After donating, it is important to rest in the canteen area for at least ten minutes, or until you feel up to your usual self. Pay attention to all instructions given by your blood collector immediately after donation. This includes keeping your bandage on for at least four hours. You will feel a little dizzy after donating, and for this reason it is important to not do any strenuous activity for up to 24 hours and avoid drinking any alcohol for the next 24 hours as well.


Your donated blood provides people in need with a valuable resource, and after you give them what their body needs, it is time to give your body what you need. After donating, your blood pressure may drop. To avoid a drop in blood pressure and replenish lost fluids, drink plenty of liquids such as water and sports drinks. Water and sports drinks are available in the canteen area after donation to help you stay healthy and hydrated.

Folate, also known as B-9 or folic acid, is used to help create new red blood cells in the body, so it is important to eat foods rich in folic acid. These foods include asparagus, leafy greens like kale, liver and orange juice. Riboflavin, or vitamin B-2, is also used in the production of red blood cells. To restock this nutrient, eat dairy products like milk or yogurt. Another red blood cell builder, Vitamin B-6 can be found in foods like potatoes and bananas.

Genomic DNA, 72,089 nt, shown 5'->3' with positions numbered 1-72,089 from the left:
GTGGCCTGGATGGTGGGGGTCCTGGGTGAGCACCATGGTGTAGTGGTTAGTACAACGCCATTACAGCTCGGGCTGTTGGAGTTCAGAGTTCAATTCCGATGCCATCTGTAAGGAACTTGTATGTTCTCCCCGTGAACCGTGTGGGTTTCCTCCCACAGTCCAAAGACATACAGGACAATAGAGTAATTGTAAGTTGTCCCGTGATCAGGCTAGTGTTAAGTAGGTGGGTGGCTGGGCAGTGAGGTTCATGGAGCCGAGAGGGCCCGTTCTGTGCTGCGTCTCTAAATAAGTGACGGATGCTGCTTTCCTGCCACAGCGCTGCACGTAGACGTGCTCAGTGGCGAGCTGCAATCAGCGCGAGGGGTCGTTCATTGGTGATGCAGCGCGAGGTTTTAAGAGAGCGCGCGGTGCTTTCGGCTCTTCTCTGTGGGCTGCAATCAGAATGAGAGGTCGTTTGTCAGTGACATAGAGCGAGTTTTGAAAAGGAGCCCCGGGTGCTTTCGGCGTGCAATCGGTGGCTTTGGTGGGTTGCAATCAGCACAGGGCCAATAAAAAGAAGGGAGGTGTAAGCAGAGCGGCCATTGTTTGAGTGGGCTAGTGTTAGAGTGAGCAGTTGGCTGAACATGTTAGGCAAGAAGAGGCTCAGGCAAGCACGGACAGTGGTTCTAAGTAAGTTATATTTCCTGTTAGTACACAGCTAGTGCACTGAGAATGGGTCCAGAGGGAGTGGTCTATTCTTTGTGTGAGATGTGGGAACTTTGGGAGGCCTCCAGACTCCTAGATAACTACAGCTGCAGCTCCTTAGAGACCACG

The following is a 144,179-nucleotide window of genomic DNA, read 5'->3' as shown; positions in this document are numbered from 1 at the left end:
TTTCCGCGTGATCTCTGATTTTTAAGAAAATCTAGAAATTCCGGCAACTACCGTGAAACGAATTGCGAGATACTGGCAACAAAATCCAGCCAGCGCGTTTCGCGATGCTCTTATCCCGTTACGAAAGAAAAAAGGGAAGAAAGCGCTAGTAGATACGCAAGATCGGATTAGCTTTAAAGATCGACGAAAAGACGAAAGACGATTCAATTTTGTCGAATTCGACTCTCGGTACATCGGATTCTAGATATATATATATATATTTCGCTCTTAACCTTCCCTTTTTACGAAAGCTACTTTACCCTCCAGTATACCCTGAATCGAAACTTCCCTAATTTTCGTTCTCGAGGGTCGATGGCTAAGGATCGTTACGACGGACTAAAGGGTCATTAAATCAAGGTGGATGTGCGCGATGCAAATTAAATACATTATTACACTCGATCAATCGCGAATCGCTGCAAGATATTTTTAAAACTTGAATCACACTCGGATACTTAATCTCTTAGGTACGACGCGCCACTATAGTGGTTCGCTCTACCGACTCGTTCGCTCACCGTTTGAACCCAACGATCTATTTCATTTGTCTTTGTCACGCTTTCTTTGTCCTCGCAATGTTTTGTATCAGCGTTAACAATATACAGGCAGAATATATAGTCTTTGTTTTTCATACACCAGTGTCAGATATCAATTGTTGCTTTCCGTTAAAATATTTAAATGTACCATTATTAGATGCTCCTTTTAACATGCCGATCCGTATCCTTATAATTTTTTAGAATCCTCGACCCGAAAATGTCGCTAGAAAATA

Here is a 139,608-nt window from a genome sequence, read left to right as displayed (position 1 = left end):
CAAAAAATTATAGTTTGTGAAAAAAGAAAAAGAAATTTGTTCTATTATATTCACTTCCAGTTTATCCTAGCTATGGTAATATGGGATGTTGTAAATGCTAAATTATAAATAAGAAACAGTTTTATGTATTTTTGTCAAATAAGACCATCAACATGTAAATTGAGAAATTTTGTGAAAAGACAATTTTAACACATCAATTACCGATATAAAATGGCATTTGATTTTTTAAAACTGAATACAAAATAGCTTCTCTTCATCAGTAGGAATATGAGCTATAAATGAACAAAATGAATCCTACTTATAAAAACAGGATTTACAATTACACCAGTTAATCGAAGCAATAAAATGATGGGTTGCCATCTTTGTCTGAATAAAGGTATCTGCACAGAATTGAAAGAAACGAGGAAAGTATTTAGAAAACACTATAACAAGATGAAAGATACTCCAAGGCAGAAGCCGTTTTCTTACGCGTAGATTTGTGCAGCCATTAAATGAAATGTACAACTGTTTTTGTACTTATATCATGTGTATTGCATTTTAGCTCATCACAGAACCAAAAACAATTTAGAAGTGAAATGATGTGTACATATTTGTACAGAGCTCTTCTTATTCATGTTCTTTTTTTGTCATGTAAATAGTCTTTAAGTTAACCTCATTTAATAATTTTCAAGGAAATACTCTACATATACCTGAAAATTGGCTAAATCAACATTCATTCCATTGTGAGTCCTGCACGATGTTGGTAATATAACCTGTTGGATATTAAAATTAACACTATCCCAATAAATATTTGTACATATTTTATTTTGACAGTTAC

Iron is an essential nutrient in the blood that helps with the transport of oxygen to tissues, and needs to be replenished to avoid iron deficiency. Iron-rich foods are easy to find and, if paired with Vitamin C-rich foods, can help increase absorption from plant iron sources. Meats, fish, nuts and peanuts are common protein-packed foods rich in iron. In addition, foods such as raisins, beans, whole grains, rice flakes and watermelon can help restore your body’s iron to keep you healthy.

Giving Blood

How to Find A Mobile Drive

We know how important it is to find ways to give blood that fit into your schedule and make it easy for you to make an impact on the blood supply. Our donor centers offer consistent places to give on schedule, but unfortunately we have a limited number of donor center locations, in comparison to all of the generous donors in North, Central and East Texas.

If giving at a donor center is not convenient for you, we have 30 to 35 mobile blood drives a day to bring blood donation opportunities closer to you. To make this happen, we rely on organizations, businesses, places of worship and community groups, to host mobile blood drives all over North, Central and East Texas so we can reach more heroes willing to reach out their arms to save lives in the Carter BloodCare service area.

How To Find A Mobile Drive in Your Area

So how do you find out when blood drives will be in your area? If the mobile drive is open to the public, we post the information on our website so our donors can more easily find the closest place to give in the community. When you visit the Carter BloodCare website, click on the “Donate Blood” tab on the home page. On this page, you can choose the link “Donor Centers” to schedule an appointment at one of our 26 donor centers or locate an upcoming blood drive by clicking on “Community Blood Drives.” These drives are great opportunities for everyone to be a part of the Carter BloodCare mission.